In the present case the regulated activity is that of a taxi driver providing taxi services in a large and very busy city. When doing so, drivers are entrusted with ensuring the safety and comfort of their passengers. Those passengers are of diverse ages and backgrounds, and some are more vulnerable than others.
The ADT concludes -
In the present case I am satisfied that the real cause underlying the decision to cancel Mr Sodiki's authority are the events of 26 March 2013. While the Agency also relied on Mr Sodiki's complaints and driving history the reality is that those matters alone did not caused it to move against his authority, as the renewal of his authority in May 2013 demonstrates. In my view, the real issue is whether in the light of the events of the night of 26 March 2013 the correct and preferable decision is to cancel Mr Sodiki's driver authority.
In Haideri -v- Director General, Department of Transport [1999] NSWADT 61 the Tribunal considered the case of a taxi driver who was convicted of failing to behave in an orderly manner and with civility and impropriety towards a passenger under section 24(b) of the Passenger Transport (Taxi-Cab Services) Regulation 1995. The driver had spoken to the passenger in a sexually explicit manner and propositioned her. In affirming the decision to cancel the driver's authority Hennessey DP said at [24]:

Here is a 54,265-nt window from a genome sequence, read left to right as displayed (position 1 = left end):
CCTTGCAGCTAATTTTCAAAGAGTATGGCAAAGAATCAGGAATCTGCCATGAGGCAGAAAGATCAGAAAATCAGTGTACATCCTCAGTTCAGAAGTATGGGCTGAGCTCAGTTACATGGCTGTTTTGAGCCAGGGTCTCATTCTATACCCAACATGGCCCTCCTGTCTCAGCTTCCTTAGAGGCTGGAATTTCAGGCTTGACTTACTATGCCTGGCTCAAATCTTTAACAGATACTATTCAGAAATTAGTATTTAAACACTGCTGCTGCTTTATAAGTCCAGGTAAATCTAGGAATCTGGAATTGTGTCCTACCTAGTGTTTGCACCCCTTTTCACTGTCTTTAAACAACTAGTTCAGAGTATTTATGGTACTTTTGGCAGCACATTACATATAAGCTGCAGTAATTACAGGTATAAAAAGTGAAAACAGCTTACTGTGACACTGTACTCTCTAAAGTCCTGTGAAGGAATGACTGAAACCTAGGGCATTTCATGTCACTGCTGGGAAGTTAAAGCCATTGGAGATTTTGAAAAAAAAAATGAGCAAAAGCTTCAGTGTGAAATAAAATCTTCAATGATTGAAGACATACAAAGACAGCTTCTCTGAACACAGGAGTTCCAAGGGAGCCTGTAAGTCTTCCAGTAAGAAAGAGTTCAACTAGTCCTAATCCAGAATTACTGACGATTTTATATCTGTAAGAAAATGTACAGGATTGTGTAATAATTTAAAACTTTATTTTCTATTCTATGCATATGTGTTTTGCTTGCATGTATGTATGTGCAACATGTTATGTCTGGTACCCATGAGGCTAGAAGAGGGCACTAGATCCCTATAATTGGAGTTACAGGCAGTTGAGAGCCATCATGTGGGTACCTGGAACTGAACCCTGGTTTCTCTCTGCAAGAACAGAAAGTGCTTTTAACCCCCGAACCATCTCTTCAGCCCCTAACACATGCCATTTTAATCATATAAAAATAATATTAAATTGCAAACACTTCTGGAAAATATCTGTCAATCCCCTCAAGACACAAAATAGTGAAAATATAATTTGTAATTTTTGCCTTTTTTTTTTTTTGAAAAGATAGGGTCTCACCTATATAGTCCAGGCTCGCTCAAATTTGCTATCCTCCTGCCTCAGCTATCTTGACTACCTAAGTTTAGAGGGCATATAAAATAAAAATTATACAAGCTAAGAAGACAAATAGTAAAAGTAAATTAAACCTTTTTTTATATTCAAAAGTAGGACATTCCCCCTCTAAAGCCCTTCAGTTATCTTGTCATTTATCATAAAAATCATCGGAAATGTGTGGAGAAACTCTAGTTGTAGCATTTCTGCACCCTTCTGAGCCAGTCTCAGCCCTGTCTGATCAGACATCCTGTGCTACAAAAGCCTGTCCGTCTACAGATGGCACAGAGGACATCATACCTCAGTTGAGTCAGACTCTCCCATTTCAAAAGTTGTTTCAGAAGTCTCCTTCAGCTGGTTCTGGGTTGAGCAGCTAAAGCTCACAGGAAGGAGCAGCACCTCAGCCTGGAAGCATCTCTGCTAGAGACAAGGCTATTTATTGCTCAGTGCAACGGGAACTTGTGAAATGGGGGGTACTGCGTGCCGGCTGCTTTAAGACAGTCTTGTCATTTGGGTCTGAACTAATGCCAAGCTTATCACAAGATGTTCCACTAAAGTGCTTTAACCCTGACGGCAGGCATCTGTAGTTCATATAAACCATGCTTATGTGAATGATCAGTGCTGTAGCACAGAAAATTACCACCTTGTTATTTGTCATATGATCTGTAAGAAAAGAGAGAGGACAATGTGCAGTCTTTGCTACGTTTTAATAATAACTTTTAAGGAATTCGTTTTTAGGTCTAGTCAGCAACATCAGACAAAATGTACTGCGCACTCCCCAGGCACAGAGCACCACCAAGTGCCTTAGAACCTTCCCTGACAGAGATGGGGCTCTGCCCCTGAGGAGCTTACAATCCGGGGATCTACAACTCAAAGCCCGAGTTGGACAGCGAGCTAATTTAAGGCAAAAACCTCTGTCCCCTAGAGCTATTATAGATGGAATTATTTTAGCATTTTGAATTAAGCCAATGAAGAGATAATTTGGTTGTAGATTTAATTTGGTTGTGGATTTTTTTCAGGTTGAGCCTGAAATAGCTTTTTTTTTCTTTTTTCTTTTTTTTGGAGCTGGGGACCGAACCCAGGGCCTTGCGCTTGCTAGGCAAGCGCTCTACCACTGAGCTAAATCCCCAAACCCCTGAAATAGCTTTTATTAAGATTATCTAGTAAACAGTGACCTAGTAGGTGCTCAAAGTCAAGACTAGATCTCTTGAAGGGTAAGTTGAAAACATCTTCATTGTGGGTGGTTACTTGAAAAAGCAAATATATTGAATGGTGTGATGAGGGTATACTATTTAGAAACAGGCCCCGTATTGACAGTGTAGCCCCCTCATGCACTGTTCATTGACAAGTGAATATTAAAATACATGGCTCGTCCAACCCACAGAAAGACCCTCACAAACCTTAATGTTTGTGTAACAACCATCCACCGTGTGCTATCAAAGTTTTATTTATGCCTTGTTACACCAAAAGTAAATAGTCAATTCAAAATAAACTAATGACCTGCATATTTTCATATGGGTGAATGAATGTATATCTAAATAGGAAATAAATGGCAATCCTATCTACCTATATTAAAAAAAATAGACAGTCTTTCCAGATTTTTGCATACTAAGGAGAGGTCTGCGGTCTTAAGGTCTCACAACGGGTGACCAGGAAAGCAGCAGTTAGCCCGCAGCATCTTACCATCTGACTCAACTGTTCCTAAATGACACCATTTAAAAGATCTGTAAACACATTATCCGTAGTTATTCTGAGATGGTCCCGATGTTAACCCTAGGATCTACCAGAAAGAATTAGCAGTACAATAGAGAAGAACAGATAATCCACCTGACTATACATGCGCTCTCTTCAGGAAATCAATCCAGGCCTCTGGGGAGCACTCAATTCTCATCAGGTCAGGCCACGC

"The findings of fact by the Local Court, which the Tribunal has accepted, are sufficient to establish that the applicant has not behaved in an orderly manner or with civility and propriety. I would go further than this. The applicant's conduct constitutes a serious case of sexual harassment. In my view, the public would be justifiably outraged if they knew that a taxi was being driven by a person found to have behaved in such a manner. Because the applicant denied that he engaged in such conduct, he has not pointed to any matter which would tend to put this behaviour in a different light."
A similar conclusion was reached in Georgiou v Ministry of Transport [2007] NSWADT 123.
In Abdou -v- Director General, Department of Transport [1999] NSWADT 98 the taxi-driver had been convicted of an act indecency when he placed his hand on the breast of a female passenger. Wilson JM at [15] referred to the decision on Haideri and concurred with the sentiment that: